It's the dream of many lawyers to hang out their own shingle. But once you set up your own practice, literally where should you hang your shingle? On the roof? In front of the building? On the window or front door?
These are actually real concerns. As much as judges in the Ivory Tower like to wax poetic about how law is a "profession," as we've written about before, law is -- if you're in a solo or small firm -- a business as much as a profession, and you need to know how to run it as such.
OK, rant's out of the way. So where should you put up your law firm's signage? Here are a few tips to consider:
It Depends on Where You Are
Drive-by signage: If your office is located in the 'burbs, then people are more likely to drive there than to walk. This means that your sign -- or at least one of them -- should be close to the road so that people driving by can see it. If they planned to visit you, they'll know where you are. If they're not planning a visit, but they're looking for an attorney, they'll see the sign. Basically, make it easy for people to find you.
Eye-level signage and lobbies: Now, if you're located in a city, you're probably inside a larger building. This necessitates having a sign on the building, if possible, somewhere near eye-level, because people are going to be walking in. You'll also need signage in the lobby (if there's a lobby) so that people know where the heck you are inside the building.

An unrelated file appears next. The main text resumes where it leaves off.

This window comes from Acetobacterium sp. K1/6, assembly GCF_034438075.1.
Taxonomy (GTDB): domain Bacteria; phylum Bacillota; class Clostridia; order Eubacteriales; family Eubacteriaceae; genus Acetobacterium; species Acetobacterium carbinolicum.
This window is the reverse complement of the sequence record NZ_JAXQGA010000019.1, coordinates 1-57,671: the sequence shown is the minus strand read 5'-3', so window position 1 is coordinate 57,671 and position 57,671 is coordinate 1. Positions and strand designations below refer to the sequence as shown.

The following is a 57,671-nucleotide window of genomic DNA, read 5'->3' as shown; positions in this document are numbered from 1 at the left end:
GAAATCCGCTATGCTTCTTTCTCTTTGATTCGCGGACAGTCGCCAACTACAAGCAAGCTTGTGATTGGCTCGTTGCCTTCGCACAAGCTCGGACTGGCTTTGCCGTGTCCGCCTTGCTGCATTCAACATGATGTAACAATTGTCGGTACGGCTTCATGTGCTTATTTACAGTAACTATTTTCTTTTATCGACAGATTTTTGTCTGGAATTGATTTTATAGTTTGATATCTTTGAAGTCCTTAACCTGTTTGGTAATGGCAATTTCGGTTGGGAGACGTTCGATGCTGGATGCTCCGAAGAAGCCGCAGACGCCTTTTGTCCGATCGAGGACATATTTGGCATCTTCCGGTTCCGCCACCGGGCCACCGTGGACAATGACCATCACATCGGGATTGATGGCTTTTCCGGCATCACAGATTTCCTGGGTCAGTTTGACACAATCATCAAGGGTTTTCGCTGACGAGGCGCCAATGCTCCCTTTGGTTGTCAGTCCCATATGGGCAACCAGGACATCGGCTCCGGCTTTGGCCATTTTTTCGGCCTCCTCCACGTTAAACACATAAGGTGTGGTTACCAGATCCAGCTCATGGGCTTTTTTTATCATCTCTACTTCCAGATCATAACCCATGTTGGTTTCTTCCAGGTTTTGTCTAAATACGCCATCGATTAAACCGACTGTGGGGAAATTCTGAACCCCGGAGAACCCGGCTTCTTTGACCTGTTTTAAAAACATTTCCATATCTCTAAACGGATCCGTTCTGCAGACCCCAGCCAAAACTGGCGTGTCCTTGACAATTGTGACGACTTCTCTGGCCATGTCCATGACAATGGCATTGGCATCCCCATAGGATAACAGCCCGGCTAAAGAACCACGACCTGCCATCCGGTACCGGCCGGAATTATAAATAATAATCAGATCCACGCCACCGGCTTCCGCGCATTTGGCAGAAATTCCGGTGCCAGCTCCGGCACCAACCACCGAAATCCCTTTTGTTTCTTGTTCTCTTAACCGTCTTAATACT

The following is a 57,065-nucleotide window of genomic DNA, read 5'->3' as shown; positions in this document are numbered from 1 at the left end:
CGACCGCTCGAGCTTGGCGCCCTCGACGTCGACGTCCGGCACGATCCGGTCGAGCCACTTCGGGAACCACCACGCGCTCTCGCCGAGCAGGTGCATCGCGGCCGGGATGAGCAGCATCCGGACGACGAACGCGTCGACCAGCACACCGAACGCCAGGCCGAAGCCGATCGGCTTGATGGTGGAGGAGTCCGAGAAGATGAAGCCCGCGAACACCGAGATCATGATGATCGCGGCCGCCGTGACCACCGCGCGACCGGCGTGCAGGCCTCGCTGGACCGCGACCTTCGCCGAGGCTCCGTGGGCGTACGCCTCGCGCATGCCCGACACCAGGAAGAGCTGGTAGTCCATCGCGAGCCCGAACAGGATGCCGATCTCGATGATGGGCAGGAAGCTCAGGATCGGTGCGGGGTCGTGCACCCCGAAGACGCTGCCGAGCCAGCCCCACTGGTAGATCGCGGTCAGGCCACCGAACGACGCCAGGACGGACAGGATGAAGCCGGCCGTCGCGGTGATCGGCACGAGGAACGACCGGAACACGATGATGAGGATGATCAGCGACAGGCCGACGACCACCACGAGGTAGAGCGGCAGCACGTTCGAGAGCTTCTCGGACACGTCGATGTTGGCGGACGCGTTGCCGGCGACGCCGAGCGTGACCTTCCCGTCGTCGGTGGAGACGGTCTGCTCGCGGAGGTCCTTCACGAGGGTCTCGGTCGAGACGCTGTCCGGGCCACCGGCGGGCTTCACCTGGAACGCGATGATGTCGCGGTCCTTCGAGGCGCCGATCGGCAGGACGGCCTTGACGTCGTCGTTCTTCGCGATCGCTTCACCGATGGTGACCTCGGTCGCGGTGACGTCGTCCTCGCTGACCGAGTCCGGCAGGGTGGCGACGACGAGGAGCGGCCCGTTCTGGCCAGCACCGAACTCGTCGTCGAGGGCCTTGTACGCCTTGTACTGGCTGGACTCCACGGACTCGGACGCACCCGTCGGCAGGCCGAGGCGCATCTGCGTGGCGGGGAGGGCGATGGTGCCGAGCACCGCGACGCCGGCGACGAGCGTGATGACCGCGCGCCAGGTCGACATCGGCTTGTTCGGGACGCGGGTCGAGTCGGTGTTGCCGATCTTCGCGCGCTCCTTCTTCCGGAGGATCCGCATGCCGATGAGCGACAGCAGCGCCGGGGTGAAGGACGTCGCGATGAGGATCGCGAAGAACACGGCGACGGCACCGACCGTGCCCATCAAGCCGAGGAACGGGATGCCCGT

Heads up: A word on overhead signs, which is where the phrase "hang your shingle" comes from (a lawyer's sign was, literally, painted on a roof shingle and hung outside the building): Dan Mika, writing in the magazine SignCraft (yes, there's a magazine for sign-makers), cautions that customers don't necessarily know to look up when they're walking down the street. "If this is the only sign your [business] has, there's less opportunity for impulse buyers to drop in," he says.
What Goes on Your Sign?
Signs are funny things: You don't want them to say too much, because you want them to be readable on the run. If someone has to stop to read the sign, he may as well not read it at all.
So don't lard up your sign with information. Your sign should have only your firm's name in big letters and then sparse contact information -- phone number and maybe email address or website -- in smaller letters. (A physical address is superfluous because a potential client can call the firm and ask for the address.)
And please, no fancy script fonts or anything like that. No one can read that at 35 miles an hour. Stick with something sans serif or slab serif, which are easy to read quickly and at a distance. (This applies as well to signs in the city -- just make them easy for everyone to read.)